Europe’s hopes and fears

Burning Man 2006

by Mariana Canotilho, Editor
 ▪

According to the latest Eurobarometer, published in December 2018, immigration is the EU citizens’ main concern at the moment. With terrorism quickly falling, citizens are increasingly worried about Member States’ public finances (again!), the economy, and climate change (which is reaching new highs in every barometer).

The common feature between all these concerns is the fear of losing one’s way of life. European democracies are supposed to be about just that – democracy – but also about social cohesion, a broad catalogue of fundamental rights (including social and economic rights), freedom and peace. A citizen of a EU Member State expects to ‘live a good life’; a safe and prosperous life, using his or her capabilities to the fullest. A life that is free from fear of poverty, of economic and social turmoil and of uncertainty.

The multiple and complex crises of the last decade have highlighted that such a life is no longer possible for many people, in the EU. In a way, all the crises have flown into the big sea of the Union’s fundamental problem, which seems to be a crisis of solidarity. Solidarity towards migrants, who flee from war and disaster, but also towards southern countries dealing with economic and social upheaval (due to decisions that were not only their fault) or eastern European countries facing a scary turn in the direction of ‘illiberal democracies’. The Union’s answers have been late and not nearly enough.

No longer believing in a European solution to their problems and fears, many citizens have turned inwards, and began listening to the mermaid chants of nationalists and right-wing populists. Among the well-educated, liberal elite, many wonder if our fellow citizens have always been racist, pro-fascist ignorants, or if this is the consequence of a shift in politics due to social media and fake news.

A good starting point to understand these changes is to actually listen to what these new political movements are telling their voters. And a non-negligible part of what they are saying is articulated in terms of fundamental rights and constitutional claims, addressing common (and serious!) concerns of ordinary citizens. Italy’s Lega promises to defend a universal, equal, transparent and publicly-financed health system; Spain’s Vox promises to fight against inequality, regarding access to education, culture, health, energy, water and digital resources; UK’s UKIP suggests to address the housing crisis and the speculative ‘bubbles’, by establishing “a five-year residency qualification for any non-UK citizen buyer of residential property in designated areas in England. Rich foreigners will try to find loopholes no doubt, and government will have to try and close them”.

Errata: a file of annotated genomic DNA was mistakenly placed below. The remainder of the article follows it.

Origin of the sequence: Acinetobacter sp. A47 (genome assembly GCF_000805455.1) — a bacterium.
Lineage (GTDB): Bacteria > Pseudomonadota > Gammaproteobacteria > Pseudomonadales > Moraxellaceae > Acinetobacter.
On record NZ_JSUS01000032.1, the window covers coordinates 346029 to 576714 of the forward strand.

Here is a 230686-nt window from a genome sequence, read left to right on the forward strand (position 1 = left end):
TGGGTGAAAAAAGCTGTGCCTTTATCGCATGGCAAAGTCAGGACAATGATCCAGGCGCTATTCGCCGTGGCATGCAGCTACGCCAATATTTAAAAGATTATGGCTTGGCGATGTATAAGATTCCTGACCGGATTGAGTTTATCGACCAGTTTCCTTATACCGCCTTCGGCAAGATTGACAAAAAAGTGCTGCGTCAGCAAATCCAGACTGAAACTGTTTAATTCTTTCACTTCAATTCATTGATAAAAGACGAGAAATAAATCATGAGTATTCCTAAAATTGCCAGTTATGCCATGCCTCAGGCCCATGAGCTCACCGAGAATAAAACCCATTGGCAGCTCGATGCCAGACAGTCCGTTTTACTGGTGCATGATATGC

These political forces are making claims about sovereignty, self-government, economic inequality, political democracy and representation, identity, access to common goods (water, the environment, energy) and social rights. The EU may argue that that they are making them the wrong way – by choosing immigrants and refugees, feminists and liberals as their enemies, by opposing some of the core European values. But we will have to do more than just dismissing their arguments to fight back against these dangerous political phenomena. We will have to speak the language of rights, using stronger instruments than the unidentified (and ineffective) legal object that the European Pillar of Social Rights is. We need a real political commitment regarding real solutions to poverty, exclusion and uncertainty that devastate millions of lives. Either the EU recovers hope, or it will have to face its greatest fears.

Pictures credits: Burning… by Julia Wolf.

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